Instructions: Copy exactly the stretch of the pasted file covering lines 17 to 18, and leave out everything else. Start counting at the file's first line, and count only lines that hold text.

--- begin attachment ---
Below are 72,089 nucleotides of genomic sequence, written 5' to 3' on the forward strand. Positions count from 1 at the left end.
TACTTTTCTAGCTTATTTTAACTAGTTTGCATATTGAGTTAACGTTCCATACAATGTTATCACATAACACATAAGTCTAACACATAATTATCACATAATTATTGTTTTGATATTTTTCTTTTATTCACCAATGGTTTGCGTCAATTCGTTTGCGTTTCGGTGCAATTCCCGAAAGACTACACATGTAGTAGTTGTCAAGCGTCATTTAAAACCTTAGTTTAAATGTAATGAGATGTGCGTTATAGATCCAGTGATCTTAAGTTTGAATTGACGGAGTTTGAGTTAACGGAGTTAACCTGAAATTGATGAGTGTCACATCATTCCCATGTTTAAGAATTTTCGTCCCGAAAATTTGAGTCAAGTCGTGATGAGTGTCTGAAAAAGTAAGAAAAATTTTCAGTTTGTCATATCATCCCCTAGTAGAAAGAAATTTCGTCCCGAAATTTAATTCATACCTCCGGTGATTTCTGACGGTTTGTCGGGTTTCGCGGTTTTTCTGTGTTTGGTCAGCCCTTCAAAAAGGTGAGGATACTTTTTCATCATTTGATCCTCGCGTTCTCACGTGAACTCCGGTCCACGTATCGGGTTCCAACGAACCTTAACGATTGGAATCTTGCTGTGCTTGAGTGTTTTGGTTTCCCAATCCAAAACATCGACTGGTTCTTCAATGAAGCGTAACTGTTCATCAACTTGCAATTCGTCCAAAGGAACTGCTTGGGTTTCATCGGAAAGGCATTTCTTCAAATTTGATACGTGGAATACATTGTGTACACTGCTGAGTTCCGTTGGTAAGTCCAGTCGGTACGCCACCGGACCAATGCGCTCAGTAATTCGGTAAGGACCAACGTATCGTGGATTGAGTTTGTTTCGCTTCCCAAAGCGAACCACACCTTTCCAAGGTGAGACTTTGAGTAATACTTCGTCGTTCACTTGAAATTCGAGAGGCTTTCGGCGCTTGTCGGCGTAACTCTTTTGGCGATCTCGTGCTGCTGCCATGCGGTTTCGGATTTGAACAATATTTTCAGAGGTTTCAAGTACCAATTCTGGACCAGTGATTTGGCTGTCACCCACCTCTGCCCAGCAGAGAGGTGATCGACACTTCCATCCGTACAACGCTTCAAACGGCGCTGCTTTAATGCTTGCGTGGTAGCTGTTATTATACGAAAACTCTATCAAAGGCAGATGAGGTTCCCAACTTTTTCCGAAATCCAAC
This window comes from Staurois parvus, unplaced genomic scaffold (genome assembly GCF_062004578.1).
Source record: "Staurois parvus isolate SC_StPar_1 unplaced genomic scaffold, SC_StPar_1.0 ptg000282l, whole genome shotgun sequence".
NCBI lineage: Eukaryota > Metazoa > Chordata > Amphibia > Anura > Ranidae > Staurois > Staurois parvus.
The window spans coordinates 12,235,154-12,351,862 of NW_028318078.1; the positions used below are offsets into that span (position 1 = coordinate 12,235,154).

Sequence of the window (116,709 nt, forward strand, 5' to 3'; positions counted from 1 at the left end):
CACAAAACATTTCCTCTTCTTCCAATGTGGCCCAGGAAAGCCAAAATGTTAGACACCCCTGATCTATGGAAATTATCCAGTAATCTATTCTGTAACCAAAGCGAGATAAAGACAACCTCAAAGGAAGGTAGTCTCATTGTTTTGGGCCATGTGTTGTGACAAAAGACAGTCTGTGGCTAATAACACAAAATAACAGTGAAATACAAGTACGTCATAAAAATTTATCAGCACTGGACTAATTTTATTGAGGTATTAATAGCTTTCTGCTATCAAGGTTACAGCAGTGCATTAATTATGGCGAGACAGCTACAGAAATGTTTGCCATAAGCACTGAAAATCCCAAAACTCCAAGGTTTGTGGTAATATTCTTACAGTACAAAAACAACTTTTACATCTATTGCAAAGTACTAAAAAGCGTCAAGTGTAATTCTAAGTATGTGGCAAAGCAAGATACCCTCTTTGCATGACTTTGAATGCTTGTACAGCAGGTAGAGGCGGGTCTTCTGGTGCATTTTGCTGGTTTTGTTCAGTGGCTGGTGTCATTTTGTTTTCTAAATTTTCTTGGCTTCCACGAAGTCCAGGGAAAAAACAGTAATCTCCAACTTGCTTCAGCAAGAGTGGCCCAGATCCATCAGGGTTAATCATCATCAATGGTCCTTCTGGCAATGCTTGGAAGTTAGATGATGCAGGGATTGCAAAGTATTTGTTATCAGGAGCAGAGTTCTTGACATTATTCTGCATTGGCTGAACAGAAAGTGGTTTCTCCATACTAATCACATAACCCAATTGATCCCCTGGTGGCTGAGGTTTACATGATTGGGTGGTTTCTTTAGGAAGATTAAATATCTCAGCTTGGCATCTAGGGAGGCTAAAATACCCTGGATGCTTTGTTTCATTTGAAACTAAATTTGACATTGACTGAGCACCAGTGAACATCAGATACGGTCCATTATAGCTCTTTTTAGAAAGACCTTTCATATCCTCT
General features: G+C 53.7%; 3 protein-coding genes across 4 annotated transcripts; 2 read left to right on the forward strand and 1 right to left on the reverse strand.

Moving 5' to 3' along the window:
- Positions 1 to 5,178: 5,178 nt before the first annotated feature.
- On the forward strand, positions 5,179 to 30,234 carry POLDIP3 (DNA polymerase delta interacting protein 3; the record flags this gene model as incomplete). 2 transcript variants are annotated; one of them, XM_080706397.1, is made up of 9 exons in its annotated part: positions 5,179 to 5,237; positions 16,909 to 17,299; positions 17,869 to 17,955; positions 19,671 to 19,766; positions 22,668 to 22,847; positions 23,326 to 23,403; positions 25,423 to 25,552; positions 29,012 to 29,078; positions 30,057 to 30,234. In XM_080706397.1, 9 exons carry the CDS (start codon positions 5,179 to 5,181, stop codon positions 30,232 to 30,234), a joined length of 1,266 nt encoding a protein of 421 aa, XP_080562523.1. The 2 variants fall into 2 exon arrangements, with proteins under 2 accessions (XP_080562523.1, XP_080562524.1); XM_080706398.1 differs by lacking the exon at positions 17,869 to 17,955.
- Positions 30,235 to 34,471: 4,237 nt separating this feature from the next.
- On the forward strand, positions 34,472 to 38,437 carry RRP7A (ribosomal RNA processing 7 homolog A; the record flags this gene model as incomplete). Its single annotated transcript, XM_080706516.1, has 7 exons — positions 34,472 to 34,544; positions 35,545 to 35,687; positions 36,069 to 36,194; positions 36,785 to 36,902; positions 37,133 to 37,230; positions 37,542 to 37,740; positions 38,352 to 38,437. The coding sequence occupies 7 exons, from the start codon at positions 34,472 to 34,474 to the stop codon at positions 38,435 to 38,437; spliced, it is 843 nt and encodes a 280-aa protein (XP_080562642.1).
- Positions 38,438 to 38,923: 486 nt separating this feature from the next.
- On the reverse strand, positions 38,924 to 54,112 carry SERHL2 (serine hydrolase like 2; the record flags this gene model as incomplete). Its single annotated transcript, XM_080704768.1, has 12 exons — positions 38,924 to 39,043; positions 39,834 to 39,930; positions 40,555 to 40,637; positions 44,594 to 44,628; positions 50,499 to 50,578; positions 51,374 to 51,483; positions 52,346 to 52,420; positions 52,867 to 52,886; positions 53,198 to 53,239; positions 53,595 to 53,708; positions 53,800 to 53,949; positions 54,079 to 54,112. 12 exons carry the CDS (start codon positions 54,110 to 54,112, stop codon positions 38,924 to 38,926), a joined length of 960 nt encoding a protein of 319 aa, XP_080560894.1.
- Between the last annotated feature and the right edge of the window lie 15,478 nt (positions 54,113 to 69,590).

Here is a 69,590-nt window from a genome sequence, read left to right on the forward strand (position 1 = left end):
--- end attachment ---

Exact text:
- Between the last annotated feature and the right edge of the window lie 15,478 nt (positions 54,113 to 69,590).

Here is a 69,590-nt window from a genome sequence, read left to right on the forward strand (position 1 = left end):